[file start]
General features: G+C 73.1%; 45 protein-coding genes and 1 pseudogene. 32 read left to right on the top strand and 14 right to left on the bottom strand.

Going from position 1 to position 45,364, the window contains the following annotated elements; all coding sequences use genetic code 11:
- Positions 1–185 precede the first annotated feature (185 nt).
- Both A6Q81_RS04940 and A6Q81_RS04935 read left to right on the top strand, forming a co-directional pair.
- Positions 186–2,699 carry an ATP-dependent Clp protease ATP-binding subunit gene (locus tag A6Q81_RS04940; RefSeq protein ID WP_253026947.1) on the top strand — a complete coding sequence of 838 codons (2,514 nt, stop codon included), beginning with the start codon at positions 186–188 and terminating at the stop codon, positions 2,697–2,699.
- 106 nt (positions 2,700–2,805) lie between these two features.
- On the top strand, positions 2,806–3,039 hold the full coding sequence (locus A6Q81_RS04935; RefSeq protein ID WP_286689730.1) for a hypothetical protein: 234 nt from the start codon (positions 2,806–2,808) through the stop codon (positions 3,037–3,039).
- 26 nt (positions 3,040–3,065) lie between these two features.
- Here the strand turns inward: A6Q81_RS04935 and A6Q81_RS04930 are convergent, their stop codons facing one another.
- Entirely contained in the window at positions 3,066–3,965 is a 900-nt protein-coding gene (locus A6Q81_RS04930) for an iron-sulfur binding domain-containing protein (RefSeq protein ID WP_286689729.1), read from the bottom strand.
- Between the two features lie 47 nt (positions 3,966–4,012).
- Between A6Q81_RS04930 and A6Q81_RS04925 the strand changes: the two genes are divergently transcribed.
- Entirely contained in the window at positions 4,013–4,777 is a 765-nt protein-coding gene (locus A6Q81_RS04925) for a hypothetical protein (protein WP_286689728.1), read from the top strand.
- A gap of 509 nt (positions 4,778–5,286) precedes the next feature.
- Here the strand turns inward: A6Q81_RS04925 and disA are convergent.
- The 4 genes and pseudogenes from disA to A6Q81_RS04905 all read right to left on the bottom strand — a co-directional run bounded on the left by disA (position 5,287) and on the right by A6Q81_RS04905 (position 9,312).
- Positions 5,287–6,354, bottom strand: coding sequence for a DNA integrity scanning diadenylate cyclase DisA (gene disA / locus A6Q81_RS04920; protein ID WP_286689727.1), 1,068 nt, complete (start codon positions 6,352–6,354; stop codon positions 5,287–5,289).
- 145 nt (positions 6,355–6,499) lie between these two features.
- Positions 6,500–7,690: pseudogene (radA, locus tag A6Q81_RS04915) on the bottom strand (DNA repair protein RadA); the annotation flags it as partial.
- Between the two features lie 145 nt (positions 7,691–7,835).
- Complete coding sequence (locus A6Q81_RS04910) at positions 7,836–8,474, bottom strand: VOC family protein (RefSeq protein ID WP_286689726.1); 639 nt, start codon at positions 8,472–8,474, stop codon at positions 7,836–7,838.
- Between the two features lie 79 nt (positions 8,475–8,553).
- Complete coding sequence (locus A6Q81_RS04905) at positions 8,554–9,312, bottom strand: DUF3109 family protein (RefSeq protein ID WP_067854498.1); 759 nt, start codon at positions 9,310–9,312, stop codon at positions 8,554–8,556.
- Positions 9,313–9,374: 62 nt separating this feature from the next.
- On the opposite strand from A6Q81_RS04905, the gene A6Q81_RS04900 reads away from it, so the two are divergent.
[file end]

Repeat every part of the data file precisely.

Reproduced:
General features: G+C 73.1%; 45 protein-coding genes and 1 pseudogene. 32 read left to right on the top strand and 14 right to left on the bottom strand.

Going from position 1 to position 45,364, the window contains the following annotated elements; all coding sequences use genetic code 11:
- Positions 1–185 precede the first annotated feature (185 nt).
- Both A6Q81_RS04940 and A6Q81_RS04935 read left to right on the top strand, forming a co-directional pair.
- Positions 186–2,699 carry an ATP-dependent Clp protease ATP-binding subunit gene (locus tag A6Q81_RS04940; RefSeq protein ID WP_253026947.1) on the top strand — a complete coding sequence of 838 codons (2,514 nt, stop codon included), beginning with the start codon at positions 186–188 and terminating at the stop codon, positions 2,697–2,699.
- 106 nt (positions 2,700–2,805) lie between these two features.
- On the top strand, positions 2,806–3,039 hold the full coding sequence (locus A6Q81_RS04935; RefSeq protein ID WP_286689730.1) for a hypothetical protein: 234 nt from the start codon (positions 2,806–2,808) through the stop codon (positions 3,037–3,039).
- 26 nt (positions 3,040–3,065) lie between these two features.
- Here the strand turns inward: A6Q81_RS04935 and A6Q81_RS04930 are convergent, their stop codons facing one another.
- Entirely contained in the window at positions 3,066–3,965 is a 900-nt protein-coding gene (locus A6Q81_RS04930) for an iron-sulfur binding domain-containing protein (RefSeq protein ID WP_286689729.1), read from the bottom strand.
- Between the two features lie 47 nt (positions 3,966–4,012).
- Between A6Q81_RS04930 and A6Q81_RS04925 the strand changes: the two genes are divergently transcribed.
- Entirely contained in the window at positions 4,013–4,777 is a 765-nt protein-coding gene (locus A6Q81_RS04925) for a hypothetical protein (protein WP_286689728.1), read from the top strand.
- A gap of 509 nt (positions 4,778–5,286) precedes the next feature.
- Here the strand turns inward: A6Q81_RS04925 and disA are convergent.
- The 4 genes and pseudogenes from disA to A6Q81_RS04905 all read right to left on the bottom strand — a co-directional run bounded on the left by disA (position 5,287) and on the right by A6Q81_RS04905 (position 9,312).
- Positions 5,287–6,354, bottom strand: coding sequence for a DNA integrity scanning diadenylate cyclase DisA (gene disA / locus A6Q81_RS04920; protein ID WP_286689727.1), 1,068 nt, complete (start codon positions 6,352–6,354; stop codon positions 5,287–5,289).
- 145 nt (positions 6,355–6,499) lie between these two features.
- Positions 6,500–7,690: pseudogene (radA, locus tag A6Q81_RS04915) on the bottom strand (DNA repair protein RadA); the annotation flags it as partial.
- Between the two features lie 145 nt (positions 7,691–7,835).
- Complete coding sequence (locus A6Q81_RS04910) at positions 7,836–8,474, bottom strand: VOC family protein (RefSeq protein ID WP_286689726.1); 639 nt, start codon at positions 8,472–8,474, stop codon at positions 7,836–7,838.
- Between the two features lie 79 nt (positions 8,475–8,553).
- Complete coding sequence (locus A6Q81_RS04905) at positions 8,554–9,312, bottom strand: DUF3109 family protein (RefSeq protein ID WP_067854498.1); 759 nt, start codon at positions 9,310–9,312, stop codon at positions 8,554–8,556.
- Positions 9,313–9,374: 62 nt separating this feature from the next.
- On the opposite strand from A6Q81_RS04905, the gene A6Q81_RS04900 reads away from it, so the two are divergent.